To imply that because they selected a more expensive option it is wrong, is over simplistic.  Consider a  Laser printer versus InkJet.  A laser is more expensive, so everyone should have inkjets.  But we don't, because the initial purchase price is only one component.  So while a laser costs more to purchase, other factors bring down it's long term cost.   

Munich like everyone is looking at long term costs.  They have to.  Budgets are low and they need to cut costs where they can.  To be free of recurring licenses is one method.  Good or bad depends on the situation. 

Mike Gamerland
Wednesday, July 16, 2003

chrike joel, so pessimistic.

that said, i wonder just exactly whose pocket the ~$2500 is going into...  maybe its the cost of porting their applications (pfft).

-nmr

nathan
Wednesday, July 16, 2003

Mike, where did you get the information that  the TCO for Linux is lower than for Windows on the log run?
From my past experiences it appears to be just the opposit - Linux is "free" at first, but you need a lot more manpower to manage a big network than with windows.  Not to mention the "my yahoo messenger doesn't work" kind of user complaint.

Not my real name
Wednesday, July 16, 2003

Leonardo - if you're on Linux and ask for help, often the first reply is "well, get the latest kernel."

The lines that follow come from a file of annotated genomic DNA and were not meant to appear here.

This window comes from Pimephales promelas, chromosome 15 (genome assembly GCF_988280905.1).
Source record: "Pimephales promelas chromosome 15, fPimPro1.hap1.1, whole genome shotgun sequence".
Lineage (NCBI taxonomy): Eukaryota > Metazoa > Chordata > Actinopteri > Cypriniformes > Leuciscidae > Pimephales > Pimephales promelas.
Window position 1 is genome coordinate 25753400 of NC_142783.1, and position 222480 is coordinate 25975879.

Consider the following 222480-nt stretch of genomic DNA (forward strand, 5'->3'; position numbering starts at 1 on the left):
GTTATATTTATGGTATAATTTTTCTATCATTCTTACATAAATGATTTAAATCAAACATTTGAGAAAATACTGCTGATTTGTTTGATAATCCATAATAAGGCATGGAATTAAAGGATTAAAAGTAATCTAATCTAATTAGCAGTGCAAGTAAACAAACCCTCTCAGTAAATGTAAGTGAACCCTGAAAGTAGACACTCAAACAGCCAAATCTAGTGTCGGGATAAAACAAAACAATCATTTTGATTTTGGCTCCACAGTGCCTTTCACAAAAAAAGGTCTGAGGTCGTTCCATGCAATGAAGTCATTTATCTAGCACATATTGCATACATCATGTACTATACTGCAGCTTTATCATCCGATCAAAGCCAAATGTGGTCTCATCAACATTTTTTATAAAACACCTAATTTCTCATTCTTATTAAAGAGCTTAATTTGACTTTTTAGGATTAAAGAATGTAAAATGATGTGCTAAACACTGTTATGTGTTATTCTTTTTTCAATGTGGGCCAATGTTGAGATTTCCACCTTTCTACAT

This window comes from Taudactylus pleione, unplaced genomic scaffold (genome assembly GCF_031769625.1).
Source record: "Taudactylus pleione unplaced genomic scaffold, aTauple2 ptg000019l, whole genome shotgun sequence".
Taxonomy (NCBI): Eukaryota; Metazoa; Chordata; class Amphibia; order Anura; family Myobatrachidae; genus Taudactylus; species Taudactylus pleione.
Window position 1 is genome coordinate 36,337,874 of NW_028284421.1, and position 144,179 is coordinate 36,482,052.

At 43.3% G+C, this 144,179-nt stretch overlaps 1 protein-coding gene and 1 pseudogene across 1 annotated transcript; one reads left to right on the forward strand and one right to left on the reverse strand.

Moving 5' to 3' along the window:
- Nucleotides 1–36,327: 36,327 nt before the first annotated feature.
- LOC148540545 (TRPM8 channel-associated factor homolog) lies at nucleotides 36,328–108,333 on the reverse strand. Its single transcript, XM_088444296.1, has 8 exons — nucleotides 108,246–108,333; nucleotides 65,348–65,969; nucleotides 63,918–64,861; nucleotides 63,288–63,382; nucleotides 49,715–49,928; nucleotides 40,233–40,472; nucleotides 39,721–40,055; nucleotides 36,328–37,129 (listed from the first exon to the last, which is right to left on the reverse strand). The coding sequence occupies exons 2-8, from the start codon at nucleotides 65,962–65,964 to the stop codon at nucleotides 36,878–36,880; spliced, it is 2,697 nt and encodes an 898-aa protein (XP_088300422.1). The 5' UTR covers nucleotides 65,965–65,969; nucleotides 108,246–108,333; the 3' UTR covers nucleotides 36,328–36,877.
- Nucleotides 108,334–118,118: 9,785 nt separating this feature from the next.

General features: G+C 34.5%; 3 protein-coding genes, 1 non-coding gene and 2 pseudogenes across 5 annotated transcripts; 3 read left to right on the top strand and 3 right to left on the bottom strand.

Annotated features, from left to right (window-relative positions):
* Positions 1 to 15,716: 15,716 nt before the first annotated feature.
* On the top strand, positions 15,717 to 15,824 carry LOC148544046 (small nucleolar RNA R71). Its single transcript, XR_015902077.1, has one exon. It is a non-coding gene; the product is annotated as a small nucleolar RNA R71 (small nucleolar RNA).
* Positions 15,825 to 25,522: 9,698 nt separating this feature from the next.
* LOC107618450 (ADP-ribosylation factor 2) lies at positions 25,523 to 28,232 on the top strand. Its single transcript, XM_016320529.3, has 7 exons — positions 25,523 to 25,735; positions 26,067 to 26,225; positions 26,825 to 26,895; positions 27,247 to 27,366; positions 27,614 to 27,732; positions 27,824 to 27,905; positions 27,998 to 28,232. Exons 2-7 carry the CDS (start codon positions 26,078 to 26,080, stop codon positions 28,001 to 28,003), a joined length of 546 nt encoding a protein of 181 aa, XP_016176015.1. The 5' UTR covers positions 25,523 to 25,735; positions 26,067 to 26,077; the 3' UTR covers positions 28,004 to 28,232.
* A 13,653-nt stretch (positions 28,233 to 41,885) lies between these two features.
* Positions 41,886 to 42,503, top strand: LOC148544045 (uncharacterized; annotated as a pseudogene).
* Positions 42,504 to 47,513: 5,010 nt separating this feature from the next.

"But 2.4.[x] doesn't support my [unique hardware] any more"

(and this is the part I love)
"But that's the beauty of open source - just hack the kernel to add support for your hardware!"

Yes, you too can be in the business of writing device drivers.... [grin]

[broken record]
Linux makes an awesome server, especially for mainstream and network applications. Until the linux community gets off its high horse and recognizes that most desktop users need to be led to water, handed a glass, and have their heads tilted back before they'll drink, linux does not belong on the desktop.
[/broken record]

Philo

Philo
Wednesday, July 16, 2003

. . . but isn't one of the ways that Linux will make the move to be a successful desktop platform is for someone to take a risk on it, somehow make it work and raise it's profile.

Sometimes decisions need to be made which make the long term better for all of us and it's hard to argue that increased competition in the desktop OS world is a bad thing.